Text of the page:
In accordance with one aspect of this invention, the header 220 is configured to include a sequence of bit transitions that enables a receiver to determine a start of the packet. Any of a number of techniques can be used to effect this determination. Commonly, the header of a packet identifies the transmitter of the packet, using a transmitter identifier. In an example embodiment of this invention, the transmitter identifier is selected to have a given set of characteristics that facilitate determination of the start of each packet. These characteristics include, for example, assuring that a long sequence of zeros or ones is not used in the transmitter identifier. For example, if the transmitter identifier is six bits wide, and it is decided that the maximum ‘run’ of the same digit should not exceed three bits, the eight digits that contain four zeros in a row (000000, 000001, 000010, 000011, 010000, 100000, 100001, 110000) and the eight digits that contain four ones in a row are not assigned to any transmitter. Although this reduces the number of unique identifiers to 48, instead of the possible 64 provided by six bits, this reduction assures bit transitions within the identifier.

Other techniques for providing transmitter identifiers having favorable characteristics may be used, such as only assigning transmitter identifiers that include a given number of transitions, identifiers that exhibit high auto-correlation and/or low cross-correlation characteristics, and so on. Selecting transmitter identifiers having a given set of characteristics can facilitate the determination of the start of the header by verifying that the decoded transmitter identifier also exhibits these characteristics. For example, if a valid transmitter identifier includes at least “m” transitions, and, due to a mistaken determination of the start of the identifier, a decoded transmitter identifier has fewer than “m” transitions, one can conclude that either the identifier has been corrupted, or that the wrong set of bits have been identified as the transmitter identifier. If a shift of the assumed start time results in a decoded transmitter identifier having at least “m” transitions, one can conclude that this new assumed start time is more likely to be correct than the prior assumed start time. In like manner, if a valid transmitter identifier is one that exhibits high autocorrelation, and one assumed start time shows a high autocorrelation while another assumed start time shows a low or mediocre autocorrelation, the assumed start time that provides the high correlation is more likely to be the proper start time.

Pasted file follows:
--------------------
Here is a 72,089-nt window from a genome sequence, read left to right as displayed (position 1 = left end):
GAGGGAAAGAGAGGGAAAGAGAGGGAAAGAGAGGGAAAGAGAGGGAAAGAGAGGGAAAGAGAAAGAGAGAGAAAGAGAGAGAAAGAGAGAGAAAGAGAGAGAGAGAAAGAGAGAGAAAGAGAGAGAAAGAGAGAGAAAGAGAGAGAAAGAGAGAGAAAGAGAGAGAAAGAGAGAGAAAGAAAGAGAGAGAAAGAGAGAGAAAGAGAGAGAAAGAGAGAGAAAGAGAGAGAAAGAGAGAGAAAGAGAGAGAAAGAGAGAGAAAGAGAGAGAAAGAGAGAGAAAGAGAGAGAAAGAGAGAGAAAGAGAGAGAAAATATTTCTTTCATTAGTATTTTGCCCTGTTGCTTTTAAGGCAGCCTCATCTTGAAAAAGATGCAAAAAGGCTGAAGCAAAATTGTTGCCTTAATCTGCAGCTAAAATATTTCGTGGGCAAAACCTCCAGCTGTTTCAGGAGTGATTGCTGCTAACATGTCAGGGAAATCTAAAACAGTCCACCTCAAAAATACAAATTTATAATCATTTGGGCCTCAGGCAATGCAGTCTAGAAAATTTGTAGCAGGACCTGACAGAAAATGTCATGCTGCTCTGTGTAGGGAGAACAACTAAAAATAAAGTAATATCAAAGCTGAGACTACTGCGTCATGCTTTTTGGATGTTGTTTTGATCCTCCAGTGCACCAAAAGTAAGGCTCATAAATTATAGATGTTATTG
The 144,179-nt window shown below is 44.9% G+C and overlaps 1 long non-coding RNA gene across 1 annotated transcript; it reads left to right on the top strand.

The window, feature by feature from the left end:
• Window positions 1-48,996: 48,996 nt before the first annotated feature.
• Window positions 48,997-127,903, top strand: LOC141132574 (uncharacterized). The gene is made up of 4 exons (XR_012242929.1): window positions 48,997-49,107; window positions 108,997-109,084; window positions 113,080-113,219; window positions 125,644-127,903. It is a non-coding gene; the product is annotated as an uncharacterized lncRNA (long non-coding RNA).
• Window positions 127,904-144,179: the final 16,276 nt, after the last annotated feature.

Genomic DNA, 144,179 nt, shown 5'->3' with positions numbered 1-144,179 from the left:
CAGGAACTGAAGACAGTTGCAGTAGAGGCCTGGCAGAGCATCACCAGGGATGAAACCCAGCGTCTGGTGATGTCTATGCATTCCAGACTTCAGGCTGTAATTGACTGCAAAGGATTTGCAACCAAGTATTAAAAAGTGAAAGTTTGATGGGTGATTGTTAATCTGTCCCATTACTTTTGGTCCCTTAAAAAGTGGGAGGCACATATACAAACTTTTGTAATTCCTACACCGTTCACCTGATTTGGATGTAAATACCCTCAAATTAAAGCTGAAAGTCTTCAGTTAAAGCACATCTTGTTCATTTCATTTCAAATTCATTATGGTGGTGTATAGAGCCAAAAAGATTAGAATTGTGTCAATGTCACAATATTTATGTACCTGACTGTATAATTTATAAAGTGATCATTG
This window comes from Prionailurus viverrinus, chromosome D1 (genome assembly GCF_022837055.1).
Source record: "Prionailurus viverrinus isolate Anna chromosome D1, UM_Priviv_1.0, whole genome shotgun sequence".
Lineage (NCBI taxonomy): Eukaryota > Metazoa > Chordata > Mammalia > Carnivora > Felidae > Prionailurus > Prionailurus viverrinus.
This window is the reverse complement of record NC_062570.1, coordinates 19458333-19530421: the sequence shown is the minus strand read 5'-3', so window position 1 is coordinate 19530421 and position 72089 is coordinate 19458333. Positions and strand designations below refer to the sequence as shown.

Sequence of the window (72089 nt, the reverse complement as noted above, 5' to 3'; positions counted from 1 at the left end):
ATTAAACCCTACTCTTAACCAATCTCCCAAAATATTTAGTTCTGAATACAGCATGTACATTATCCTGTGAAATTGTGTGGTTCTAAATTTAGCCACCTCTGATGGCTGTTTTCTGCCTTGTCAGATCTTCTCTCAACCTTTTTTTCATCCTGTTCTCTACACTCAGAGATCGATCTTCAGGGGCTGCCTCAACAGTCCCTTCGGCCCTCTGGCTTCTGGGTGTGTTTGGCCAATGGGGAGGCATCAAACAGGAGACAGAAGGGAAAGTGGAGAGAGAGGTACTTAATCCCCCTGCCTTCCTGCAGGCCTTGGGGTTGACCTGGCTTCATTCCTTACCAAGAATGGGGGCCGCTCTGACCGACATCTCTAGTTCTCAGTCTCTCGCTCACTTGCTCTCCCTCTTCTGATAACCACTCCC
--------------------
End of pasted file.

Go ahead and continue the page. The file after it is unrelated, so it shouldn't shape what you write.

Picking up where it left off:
Determining the validity of the transmitter identifier, given an assumed start-time of the identifier and/or the packet, may be combined with other data validation techniques. For example, the transmitter identifier may include an error correction code, and the validity of the transmitter identifier using the above techniques may be applied after application of this self-correction.